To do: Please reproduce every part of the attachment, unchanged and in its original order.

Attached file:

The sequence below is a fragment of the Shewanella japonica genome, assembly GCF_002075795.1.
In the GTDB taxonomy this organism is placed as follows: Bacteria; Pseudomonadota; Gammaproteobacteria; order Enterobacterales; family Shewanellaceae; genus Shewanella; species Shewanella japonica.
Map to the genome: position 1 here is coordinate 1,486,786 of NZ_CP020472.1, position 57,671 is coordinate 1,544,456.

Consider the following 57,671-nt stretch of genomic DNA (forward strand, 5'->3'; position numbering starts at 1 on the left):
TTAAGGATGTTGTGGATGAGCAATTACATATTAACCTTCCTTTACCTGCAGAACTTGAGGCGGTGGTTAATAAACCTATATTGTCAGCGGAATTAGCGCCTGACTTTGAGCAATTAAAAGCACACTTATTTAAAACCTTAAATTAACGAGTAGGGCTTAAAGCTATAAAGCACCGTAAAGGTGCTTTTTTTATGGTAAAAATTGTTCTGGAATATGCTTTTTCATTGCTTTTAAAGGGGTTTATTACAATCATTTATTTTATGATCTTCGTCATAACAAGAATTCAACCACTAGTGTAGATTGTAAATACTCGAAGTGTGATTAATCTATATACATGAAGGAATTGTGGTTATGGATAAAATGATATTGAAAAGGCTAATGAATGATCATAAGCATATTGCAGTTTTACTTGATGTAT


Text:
The sequence below is a fragment of the Shewanella japonica genome, assembly GCF_002075795.1.
In the GTDB taxonomy this organism is placed as follows: Bacteria; Pseudomonadota; Gammaproteobacteria; order Enterobacterales; family Shewanellaceae; genus Shewanella; species Shewanella japonica.
Map to the genome: position 1 here is coordinate 1,486,786 of NZ_CP020472.1, position 57,671 is coordinate 1,544,456.

Consider the following 57,671-nt stretch of genomic DNA (forward strand, 5'->3'; position numbering starts at 1 on the left):
TTAAGGATGTTGTGGATGAGCAATTACATATTAACCTTCCTTTACCTGCAGAACTTGAGGCGGTGGTTAATAAACCTATATTGTCAGCGGAATTAGCGCCTGACTTTGAGCAATTAAAAGCACACTTATTTAAAACCTTAAATTAACGAGTAGGGCTTAAAGCTATAAAGCACCGTAAAGGTGCTTTTTTTATGGTAAAAATTGTTCTGGAATATGCTTTTTCATTGCTTTTAAAGGGGTTTATTACAATCATTTATTTTATGATCTTCGTCATAACAAGAATTCAACCACTAGTGTAGATTGTAAATACTCGAAGTGTGATTAATCTATATACATGAAGGAATTGTGGTTATGGATAAAATGATATTGAAAAGGCTAATGAATGATCATAAGCATATTGCAGTTTTACTTGATGTAT